This Week in Leadership
The Surprising Impact of Air Pollution—from Offices
A new Harvard study puts another wrinkle on corporate efforts to convince workers to return to the office.
Today’s organizations are too complex to operate effectively in silo mode; businesses are increasingly focused on cross-selling products to existing customers and innovating through the recombination of existing technologies. The imperative to collaborate is now so deeply embedded in the strategic goals of companies that some believe effective collaboration can no longer be expected to develop without explicit guidance, no matter how well it is supported by corporate culture.
“The problem with collaboration is that no one owns it as an enterprise issue,” said Robert L. Cross, associate professor at the McIntire School of Commerce of the University of Virginia. “It either gets housed in IT as some kind of social media solution or in HR as a talent or organizational initiative. Too often these solutions end up overloading already busy employees rather than producing the anticipated organizational impact.”
Morten T. Hansen, a professor at the University of California, Berkeley School of Information, believes that what is needed is an executive responsible for integrating the enterprise — a chief collaboration officer. “In most companies today, senior executives are still responsible for their unit — sales, marketing, HR, division A, division B,” he wrote in a recent Harvard Business Review article. “Yes, they are told to be team players and work with their peers, but that is often not enough. You need someone to [take] a holistic view of what is needed to get employees to work across silos.”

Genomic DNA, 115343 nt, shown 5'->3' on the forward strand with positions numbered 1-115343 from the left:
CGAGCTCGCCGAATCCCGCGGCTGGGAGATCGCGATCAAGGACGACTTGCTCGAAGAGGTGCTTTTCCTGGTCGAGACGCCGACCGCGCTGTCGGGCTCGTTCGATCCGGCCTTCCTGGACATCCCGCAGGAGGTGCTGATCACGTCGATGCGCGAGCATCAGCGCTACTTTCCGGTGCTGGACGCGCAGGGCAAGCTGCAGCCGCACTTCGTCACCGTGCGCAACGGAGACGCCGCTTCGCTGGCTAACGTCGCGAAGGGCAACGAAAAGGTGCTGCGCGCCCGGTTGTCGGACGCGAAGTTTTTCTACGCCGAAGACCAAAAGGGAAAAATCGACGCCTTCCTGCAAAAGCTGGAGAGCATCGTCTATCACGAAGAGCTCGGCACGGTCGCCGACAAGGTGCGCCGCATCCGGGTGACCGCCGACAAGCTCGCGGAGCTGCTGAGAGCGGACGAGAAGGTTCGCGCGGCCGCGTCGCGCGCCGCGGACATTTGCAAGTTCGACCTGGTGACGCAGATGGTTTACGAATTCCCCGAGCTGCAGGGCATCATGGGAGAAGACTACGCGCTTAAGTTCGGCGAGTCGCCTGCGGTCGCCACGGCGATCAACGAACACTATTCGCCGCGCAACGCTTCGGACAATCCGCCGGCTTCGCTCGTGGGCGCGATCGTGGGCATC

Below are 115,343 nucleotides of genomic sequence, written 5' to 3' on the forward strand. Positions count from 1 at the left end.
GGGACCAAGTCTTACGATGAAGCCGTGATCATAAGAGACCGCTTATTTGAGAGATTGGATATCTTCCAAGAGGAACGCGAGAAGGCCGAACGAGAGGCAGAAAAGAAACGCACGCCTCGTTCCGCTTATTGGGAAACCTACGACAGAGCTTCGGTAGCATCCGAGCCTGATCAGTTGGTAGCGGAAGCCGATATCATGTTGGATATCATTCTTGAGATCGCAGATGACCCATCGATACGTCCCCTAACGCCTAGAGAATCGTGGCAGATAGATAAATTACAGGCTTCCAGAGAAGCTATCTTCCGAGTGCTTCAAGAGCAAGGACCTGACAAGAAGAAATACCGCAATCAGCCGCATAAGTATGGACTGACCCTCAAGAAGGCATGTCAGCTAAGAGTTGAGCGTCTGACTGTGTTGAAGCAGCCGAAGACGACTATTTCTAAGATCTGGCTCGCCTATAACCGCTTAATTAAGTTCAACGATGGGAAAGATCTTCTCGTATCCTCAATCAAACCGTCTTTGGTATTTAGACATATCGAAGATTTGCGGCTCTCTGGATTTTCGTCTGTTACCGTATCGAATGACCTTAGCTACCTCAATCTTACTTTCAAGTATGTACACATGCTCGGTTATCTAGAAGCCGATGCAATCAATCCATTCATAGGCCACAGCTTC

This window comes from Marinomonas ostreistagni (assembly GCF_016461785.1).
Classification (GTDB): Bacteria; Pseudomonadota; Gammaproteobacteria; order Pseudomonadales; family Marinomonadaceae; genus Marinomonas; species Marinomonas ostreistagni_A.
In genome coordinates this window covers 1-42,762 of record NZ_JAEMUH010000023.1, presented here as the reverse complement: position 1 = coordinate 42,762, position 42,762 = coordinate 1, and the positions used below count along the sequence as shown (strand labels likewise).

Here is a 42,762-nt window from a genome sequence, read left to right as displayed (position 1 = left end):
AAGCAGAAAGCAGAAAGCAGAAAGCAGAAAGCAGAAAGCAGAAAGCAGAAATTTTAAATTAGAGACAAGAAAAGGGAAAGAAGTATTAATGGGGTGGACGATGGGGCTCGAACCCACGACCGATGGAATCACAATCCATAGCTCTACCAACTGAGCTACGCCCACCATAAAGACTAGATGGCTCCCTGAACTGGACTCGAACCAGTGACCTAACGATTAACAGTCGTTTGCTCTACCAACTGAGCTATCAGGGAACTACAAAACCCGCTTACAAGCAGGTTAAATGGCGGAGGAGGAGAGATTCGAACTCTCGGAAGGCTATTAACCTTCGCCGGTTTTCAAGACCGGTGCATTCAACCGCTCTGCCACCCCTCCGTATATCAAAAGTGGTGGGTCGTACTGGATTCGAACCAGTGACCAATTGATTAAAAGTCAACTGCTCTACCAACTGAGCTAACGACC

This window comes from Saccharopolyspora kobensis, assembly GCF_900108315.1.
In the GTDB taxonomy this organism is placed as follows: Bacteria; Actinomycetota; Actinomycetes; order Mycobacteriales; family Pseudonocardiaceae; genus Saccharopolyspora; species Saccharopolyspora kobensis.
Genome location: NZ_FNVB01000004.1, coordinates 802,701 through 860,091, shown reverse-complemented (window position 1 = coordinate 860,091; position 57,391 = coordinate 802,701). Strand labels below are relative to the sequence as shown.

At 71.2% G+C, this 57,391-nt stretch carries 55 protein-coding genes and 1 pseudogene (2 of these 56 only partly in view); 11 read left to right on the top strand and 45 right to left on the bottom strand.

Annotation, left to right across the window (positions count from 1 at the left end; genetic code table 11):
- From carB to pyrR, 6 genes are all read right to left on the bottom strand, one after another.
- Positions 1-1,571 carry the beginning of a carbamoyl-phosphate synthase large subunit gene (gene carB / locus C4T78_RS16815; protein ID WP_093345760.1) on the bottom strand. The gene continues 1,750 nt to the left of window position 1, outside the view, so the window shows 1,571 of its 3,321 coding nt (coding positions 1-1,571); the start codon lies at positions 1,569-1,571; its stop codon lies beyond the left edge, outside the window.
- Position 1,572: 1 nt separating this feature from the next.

Hansen and co-author J. Scott Tapp, executive vice president at Premier Global Services (PGi), a Web conferencing and collaboration company, do not see the CCO as an entirely new position, but rather a role to be adopted by an existing member of the C-suite. CEOs, they say, are not candidates — they have too little time and too high-level a view. Instead, they suggest a number of other potential candidates: the CIO, who already takes an enterprisewide view in seeking to leverage information, which is the lifeblood of collaboration; the head of human resources, whose emphasis on creating incentives and developing talent would serve well in creating a culture of collaboration; the COO, whose role is already one of coordination across silos; the CFO, because collaboration is first and foremost about creating economic value; or the CTO, because collaboration is increasingly enabled and defined by technological innovations.
Whoever it were to be, the CCO would need to have both a deep understanding of the company’s strategic objectives of collaboration — such as integrating channel sales, improving customer service or optimizing the supply chain — and a keen awareness of the mechanisms, structures and technologies that would facilitate collaboration at the operational level.
“My gut says that the C-level marketing, strategy and technology officers are in the best position to [have both perspectives], since they are most familiar with aligning strategic goals with operational tasks in a cross-departmental manner,” said Hyoun Park, a research analyst at the Aberdeen Group, a business research provider.
“My vote would be for the CIO,” said Whitney Johnson, president of Rose Park Advisors.
“The CIO has the skill sets to not only analyze data, but to galvanize people to work together.”